I lived with Germaine in Paris, France, in 1965, when I attended a graduate French program at the Sorbonne. It was my very first big trip away from home alone, and I lived with her for the six weeks of my program. She had two grown sons who were not living with her at the time, so it was just the two of us in her sweet little apartment on the opposite side of town from the University. I had to take the bus to get to school each day, and she was always warning me about pickpockets and purse snatchers. She spoke no English, so this was the best training I could have had. I was forced to eat, drink, sleep, dream the French language night and day. The American students in the program all spoke French to each other, so it was full immersion. How I loved that time with her and with my fabulous French professors at the University. At 21, I was very naive, but I was a big risk-taker, so I had many adventures during the two months I spent traveling after the program.

This photo was taken three years later when I visited her. In this photo, many things had changed. I was a French teacher at Grosse Pointe South High School, and I was married. It was such fun to spend time with her. I was the daughter she never had, and she was the kind of Mom I never had.

As a result of this wonderful experience, I wanted my students to enjoy Paris and Europe as I had, so I bravely took three groups of students to Europe by myself. I never took more than 8. We were little families, and did we have the adventures! Then later, I went with a couple of other teachers from my high school (Novi High School where I taught for 25 years) and we took larger groups twice. So many beaux souvenirs!

The student who sent me this photo actually went back to Paris where she met her French husband. Who knew? I have a couple of students who are working in Paris currently, and it is such a wonderful feeling to think I had a tiny role in their French bonheur.

Tu me manques, Germaine. Je te remercie de tout ce que tu m'as fait apprendre, et je n'oublierai jamais ta gentilesse!

(Paris, 2019)

Wednesday, January 15, 2020

I have no idea how my blog works. I know only a very few of those who follow it, and because they keep telling me they are enjoying it, and because I love to write, I keep writing it. I will be celebrating 1900 blogs in just a few days. This was going to be one of my 3-year cycle projects, but it has morphed into a lifetime passion. 

I don’t know if you are a “follower,” if you get some kind of warning notice on your email that another Fifi masterpiece has been posted or what. I do know, however, that I am definitely yesterday’s news, as my numbers are plummeting like a rock. 

I used to have about 900-1000 hits per month. After my accident, the numbers climbed to almost 3000. Now they are on their way back down to the former. I have always said, and I mean it, that I don’t write for the popularity; I write because I love to write and I enjoy telling my story. If it produces a laugh for one person or less tears for another, that is a bonus. As I can’t receive comments on my blog, I don’t know who’s laughing or crying, so it’s really a moot point:)

So a friend asked for some blogging tips. Like I’m really an expert based on the above, right?I told him that there are two things I’ve learned:

  1. You must have a photo, and, preferably, a very short compelling video.
  2. Your headline is crucially important. It’s like the title of a book, if it doesn’t jump out at people, they won’t read it.
3.  The topic has to be relevant and timely. I told him WINE, his topic, is always both.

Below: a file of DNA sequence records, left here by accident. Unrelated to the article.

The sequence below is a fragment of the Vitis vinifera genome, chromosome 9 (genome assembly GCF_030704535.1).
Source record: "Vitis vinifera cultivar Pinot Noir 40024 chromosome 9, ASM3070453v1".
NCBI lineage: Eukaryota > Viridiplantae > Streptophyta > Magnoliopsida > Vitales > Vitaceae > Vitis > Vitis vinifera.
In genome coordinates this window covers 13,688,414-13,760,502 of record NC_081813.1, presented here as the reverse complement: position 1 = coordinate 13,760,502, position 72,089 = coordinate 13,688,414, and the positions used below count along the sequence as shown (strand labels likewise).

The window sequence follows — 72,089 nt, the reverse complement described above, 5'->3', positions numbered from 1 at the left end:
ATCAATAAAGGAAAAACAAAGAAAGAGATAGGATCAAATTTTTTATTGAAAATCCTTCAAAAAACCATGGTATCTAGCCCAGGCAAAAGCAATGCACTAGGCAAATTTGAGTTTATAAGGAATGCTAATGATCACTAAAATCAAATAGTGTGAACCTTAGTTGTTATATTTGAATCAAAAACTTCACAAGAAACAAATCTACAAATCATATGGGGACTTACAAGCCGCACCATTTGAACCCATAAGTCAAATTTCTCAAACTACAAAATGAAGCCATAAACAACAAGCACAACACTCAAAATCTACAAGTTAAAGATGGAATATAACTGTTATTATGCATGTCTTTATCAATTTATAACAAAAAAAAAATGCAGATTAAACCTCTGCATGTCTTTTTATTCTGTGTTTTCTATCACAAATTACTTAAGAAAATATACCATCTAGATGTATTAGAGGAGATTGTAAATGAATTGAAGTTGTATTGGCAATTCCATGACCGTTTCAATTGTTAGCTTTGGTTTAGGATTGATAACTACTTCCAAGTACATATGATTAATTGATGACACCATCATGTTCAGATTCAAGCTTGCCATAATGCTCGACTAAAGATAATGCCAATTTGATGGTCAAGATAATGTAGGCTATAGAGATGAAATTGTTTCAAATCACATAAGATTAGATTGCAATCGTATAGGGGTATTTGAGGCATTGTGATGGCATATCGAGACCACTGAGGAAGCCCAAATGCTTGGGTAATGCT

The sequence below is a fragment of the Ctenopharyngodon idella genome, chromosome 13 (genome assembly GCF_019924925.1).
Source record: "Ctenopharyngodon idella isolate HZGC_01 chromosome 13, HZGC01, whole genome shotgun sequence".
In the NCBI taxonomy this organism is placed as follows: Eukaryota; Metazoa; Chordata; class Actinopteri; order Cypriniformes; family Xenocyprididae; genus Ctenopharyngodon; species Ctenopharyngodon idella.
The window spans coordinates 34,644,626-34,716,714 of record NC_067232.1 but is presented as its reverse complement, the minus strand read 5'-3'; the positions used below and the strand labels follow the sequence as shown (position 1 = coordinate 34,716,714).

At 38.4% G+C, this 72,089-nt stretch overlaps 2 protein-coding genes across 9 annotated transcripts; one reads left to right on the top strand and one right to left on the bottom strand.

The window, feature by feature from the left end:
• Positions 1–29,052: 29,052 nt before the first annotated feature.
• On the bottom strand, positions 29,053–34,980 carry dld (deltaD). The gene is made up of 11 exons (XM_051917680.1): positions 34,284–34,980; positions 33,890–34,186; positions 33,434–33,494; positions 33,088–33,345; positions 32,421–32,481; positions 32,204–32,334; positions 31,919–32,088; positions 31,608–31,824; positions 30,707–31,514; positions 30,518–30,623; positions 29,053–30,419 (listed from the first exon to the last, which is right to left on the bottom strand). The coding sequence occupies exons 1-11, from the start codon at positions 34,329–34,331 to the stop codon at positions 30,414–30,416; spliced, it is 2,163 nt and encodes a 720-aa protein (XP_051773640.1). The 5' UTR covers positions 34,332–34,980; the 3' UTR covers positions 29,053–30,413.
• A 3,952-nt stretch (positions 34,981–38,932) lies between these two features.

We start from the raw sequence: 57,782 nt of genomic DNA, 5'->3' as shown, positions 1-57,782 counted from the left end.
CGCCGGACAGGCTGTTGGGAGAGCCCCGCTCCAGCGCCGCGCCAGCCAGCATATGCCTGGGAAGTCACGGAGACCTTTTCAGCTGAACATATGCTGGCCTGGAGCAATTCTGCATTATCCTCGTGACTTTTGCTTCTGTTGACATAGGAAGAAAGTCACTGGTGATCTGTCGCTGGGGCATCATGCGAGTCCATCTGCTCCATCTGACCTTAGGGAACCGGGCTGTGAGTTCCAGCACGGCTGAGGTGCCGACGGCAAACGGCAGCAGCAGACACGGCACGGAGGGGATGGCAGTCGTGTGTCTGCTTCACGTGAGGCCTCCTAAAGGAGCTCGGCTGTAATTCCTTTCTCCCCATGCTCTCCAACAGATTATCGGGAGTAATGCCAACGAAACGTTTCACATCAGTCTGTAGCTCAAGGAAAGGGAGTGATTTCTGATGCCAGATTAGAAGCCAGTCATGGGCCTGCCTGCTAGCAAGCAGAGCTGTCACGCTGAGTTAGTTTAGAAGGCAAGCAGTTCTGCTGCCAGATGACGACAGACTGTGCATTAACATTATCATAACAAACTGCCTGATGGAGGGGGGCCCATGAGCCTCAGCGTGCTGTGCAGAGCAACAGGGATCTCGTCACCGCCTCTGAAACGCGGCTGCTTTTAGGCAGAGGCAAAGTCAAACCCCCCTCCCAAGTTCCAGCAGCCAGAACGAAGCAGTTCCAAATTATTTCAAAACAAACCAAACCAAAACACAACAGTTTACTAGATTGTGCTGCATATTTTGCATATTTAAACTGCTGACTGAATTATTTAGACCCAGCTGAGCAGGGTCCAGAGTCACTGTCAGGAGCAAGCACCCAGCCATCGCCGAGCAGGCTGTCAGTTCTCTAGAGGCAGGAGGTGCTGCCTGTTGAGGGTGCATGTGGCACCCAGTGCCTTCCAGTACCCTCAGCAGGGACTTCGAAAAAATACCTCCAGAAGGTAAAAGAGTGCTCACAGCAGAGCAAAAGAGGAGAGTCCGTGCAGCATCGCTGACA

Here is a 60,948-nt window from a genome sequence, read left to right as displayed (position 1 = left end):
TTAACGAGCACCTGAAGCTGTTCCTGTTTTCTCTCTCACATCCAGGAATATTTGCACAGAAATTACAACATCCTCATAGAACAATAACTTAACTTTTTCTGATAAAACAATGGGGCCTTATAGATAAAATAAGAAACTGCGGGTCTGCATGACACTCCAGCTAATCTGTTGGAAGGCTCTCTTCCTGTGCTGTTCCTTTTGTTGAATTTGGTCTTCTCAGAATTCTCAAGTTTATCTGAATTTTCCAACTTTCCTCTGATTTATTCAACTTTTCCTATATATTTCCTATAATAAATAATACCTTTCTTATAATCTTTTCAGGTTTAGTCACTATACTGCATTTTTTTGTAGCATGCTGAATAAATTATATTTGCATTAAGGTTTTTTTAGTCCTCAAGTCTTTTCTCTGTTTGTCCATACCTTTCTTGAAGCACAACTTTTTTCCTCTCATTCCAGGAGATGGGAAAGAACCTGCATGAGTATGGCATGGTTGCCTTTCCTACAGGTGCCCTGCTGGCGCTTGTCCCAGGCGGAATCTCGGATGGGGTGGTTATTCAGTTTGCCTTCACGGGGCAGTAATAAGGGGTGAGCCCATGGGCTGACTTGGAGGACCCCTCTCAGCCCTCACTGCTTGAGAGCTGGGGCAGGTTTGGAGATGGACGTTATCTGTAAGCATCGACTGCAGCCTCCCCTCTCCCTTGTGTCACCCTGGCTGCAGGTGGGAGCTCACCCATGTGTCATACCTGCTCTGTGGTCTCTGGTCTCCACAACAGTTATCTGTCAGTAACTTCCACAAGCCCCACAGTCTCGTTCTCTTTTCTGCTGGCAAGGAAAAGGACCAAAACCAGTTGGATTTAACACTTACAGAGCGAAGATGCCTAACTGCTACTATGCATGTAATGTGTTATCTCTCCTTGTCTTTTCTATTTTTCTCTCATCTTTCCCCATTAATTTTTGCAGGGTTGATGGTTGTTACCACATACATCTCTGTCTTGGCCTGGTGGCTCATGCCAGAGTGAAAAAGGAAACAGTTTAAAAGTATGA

I neglected to tell him I got poor grades in math. 

Tuesday, January 14, 2020

Today is catch-up day for all of my followers to read however many previous blogs they like. I will be sunning on the lanai working on my next show. It's all about the healing now. One day at a time.
Many healing days ahead.

I named my ugly boot "Stein" after Frankenstein. Humming "You are my SunStein!"

Monday, January 13, 2020

Day #66

When you are confined to a wheelchair, it is amazing how many random thoughts can go through your mind. This morning, I decided to go through my 2000+ photo album and reminisce a bit.

I sure as hell waas young once. Ah, the skin, the hair, the great legs in my stilettos. Gone, gone, gone. I focus on what's left though, so I am not complaining. I am still presentable as I roll around in "Stein," my ugly 10# boot and my unsightly thumb brace. Yesterday, I got so upset when I couldn't record a piece of a piece. We couldn't get the dumb video to record properly, so I just gave up and went to bed. My temptatio was to cry and feel sorry for myself. "Poor me. Why did this have to happen?" NO, I have never said those words aloud or to myself. I would not let myself wallow for more than one minute (I had just put on my eye makeup), so I lost myself in my Audible app. Somehow I turned the day around, and went to bed at 9:00 pm. proud and calm. (Thank you, Netflix)

I found a couple of great photos of Mr. Wonderful, one at his 70th birthday ten years ago. He hasn't changed a bit--still handsome and tucked in at almost 80. He is my casregiver, my soul mate and my best friend in the whole world. I don't know how I would have coped without him. He gets up when I do at 3:00 a.m. just to see if I'm ok, and then I send him back to bed while I write feckless blogs and peruse photos of the past.

We said we would grow old together, and despite the fact that we are both in A.D. (age denial), we are very young at heart. He still plays tennis 4 times a week and spends a lot of time running the household while I'm incapacitated. The pain of this surreal nightmare is as emotional as it is physical, but we face it hand in hand.

Today is a big day, as I get to start thumb therapy. This may sound funny to some, but to me it is the way back to my music. I pray the thumb will cooperate, and within a month or so, I will be playing again, at least minimally. To physically harm me is one thing; to take away my livlihood, that's devastating.